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How to get the best job offer

Candidates who are in high demand often know they are, and so use this to their advantage when looking for the next step in their career. Usually, they will be contacted regularly by recruiters selling them opportunities or asking them what they would move for. We always recommend taking the time to speak to a specialist recruiter as you may be surprised to hear what opportunities are available.

Those who are in high demand tend to not just want an increase in compensation, but want to find an ideal work/ life balance. They take the time to consider what lifestyle would be perfect for them alongside maintaining or increasing their earnings. This commonly comes down to flexible working conditions, whether this maybe working from home, missing rush hour or even working 3/4 days’ week.

When looking for the best offer you also need to consider the push and pull factors such as, why you are not 100% happy in your current role, and what other prospective employers have to offer.  Some candidates, who know they’re in high demand, use this as a ransom to their current company to get what they want. It is wise to note that this is a dangerous game as some employers could see this as being disloyal and may tarnish your existing relationship with them.

As a candidate you have to be careful when managing multiple offers, very rarely do multiple offers come in on the same day so it’s best to be up front and let all potential employers know that you are considering other options and that you need time to make one of the most important decisions in your life.

Some employers may put in a time frame for you to make a decision to try and close the deal but this can sometimes backfire on the employer. You will have an idea of who you want to work with and this will be decided throughout the interview process. Factors such as; will you get on better with a certain team, is the commute less, how exciting is the role and what are the options for career development so, there is nothing wrong in holding out until you feel that right offer has been made.

It’s good practice to start negotiating at the end of the recruitment cycle as both parties have invested a lot of time and effort into the process. However, we cannot reiterate enough how much better it is to be clear from the start about what the key motivators are for making a move.

Be realistic and consider all the things that mean a lot to you, you are going to be spending the majority of your time there. Discuss the pros and cons with the people who it will affect (friends, family, and partners etc.) to get their view. They will probably see through all the excitement and get you to think about what matters to you the most.  Most importantly do not burn any bridges with the companies you have politely declined as they may be attractive later in your career.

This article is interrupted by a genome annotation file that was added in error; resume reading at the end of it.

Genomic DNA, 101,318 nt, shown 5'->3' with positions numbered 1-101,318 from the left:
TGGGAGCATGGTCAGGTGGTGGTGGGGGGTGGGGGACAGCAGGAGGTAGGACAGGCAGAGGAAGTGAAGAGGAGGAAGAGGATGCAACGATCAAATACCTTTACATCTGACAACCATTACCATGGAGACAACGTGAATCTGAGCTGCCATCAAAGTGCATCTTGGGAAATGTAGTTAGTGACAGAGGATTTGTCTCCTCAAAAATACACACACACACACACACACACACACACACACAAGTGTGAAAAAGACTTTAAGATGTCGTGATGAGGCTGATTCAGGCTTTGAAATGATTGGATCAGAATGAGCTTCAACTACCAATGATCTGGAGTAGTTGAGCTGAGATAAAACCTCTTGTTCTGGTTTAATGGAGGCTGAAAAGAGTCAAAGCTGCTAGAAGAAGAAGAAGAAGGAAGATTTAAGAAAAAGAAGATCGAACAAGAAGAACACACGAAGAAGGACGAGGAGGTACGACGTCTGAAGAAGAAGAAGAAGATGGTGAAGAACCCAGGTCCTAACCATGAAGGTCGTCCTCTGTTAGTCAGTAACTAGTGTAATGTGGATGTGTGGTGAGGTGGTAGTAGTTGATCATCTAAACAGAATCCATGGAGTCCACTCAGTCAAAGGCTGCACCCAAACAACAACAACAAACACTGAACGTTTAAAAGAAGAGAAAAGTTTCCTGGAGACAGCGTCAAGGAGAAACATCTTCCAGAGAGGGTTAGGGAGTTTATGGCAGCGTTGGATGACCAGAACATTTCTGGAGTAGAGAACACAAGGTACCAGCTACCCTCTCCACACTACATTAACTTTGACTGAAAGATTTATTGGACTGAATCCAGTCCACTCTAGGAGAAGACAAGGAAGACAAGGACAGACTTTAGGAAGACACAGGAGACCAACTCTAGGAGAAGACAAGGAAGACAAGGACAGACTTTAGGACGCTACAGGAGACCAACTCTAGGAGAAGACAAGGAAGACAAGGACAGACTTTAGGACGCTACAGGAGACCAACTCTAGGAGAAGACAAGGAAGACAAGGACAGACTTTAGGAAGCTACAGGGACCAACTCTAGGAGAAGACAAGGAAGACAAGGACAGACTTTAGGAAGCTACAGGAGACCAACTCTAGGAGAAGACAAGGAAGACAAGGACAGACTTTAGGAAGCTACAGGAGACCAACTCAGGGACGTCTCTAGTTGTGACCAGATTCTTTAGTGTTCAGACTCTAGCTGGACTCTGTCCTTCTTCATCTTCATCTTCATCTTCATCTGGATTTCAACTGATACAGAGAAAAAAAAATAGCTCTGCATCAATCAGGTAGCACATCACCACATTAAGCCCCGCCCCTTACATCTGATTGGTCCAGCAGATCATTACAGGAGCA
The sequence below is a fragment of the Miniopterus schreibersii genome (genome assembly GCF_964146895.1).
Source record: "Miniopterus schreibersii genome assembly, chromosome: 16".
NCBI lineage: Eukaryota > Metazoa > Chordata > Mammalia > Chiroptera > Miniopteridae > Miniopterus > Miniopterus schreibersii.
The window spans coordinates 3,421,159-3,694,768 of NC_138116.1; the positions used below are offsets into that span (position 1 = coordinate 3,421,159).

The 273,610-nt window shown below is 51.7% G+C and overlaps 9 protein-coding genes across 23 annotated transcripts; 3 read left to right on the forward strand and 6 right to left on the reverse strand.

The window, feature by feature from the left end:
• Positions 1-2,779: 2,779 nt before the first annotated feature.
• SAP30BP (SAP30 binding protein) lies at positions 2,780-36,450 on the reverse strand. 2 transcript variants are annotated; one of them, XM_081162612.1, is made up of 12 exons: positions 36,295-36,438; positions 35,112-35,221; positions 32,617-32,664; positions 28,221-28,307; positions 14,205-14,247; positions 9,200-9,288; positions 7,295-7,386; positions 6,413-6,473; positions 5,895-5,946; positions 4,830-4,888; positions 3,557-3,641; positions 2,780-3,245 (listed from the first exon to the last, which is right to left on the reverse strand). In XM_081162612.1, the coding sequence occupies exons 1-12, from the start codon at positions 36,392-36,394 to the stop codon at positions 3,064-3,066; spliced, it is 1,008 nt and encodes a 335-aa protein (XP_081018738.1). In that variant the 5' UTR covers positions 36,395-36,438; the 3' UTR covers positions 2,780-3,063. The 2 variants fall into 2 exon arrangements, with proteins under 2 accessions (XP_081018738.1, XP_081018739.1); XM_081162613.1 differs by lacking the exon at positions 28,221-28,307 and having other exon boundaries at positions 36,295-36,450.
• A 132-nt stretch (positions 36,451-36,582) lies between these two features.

Here are some tips from our top Consultants:

  • Before considering a move ask your current employer if they are able to offer you what you are looking for, they may be able to accommodate you.
  • Be open and transparent with your recruiter and prospective employer with regards to what you are looking for and explain the reasons why these aspects of the offer are important.
  • Know your market value from the start of the process or talk to your recruiter if uncertain and then be consistent in your salary/package expectations. It will confuse the employer and it may be an uphill battle to negotiate a higher salary/package at the offer stage.
  • You need to know the full details prior to accepting an offer. A high basic salary with low pension contributions may not be as good overall as a modest salary, with a 10% bonus scheme and high pension contributions. Make sure you consider the entire package as most companies have fixed benefits such as holidays, pension contributions and healthcare, so these are usually difficult to negotiate as they are standard throughout the company.
  • If you are considering relocating for a position, make sure you and your family are committed to moving. Ask the recruiter if there is a relocation package on offer and how this would be structured. Most companies try to make it as comfortable as possible to relocate but some don’t offer any kind of financial relocation package.
  • Don’t be pushed to quickly to accept an offer. Despite what some recruiters may say about the threat of an employer withdrawing an offer, if you don’t accept instantly, most employers will be happy to wait for your decision while you weigh up all offers.
  • Set a date for when you are going to make a decision and let all the employers know.
  • Don’t try to negotiate a better package unless you are seriously thinking about taking the offer.
  • Put together a list of pros and cons for each offer and highlight the things that are most important to you.
  • Once you have made your decision be respectful to the other companies who you have rejected offers from. They will want to know why as this may help them when attracting other candidates.

For more information on opportunities available please get in touch with one of our expert recruitment consultants

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31st March

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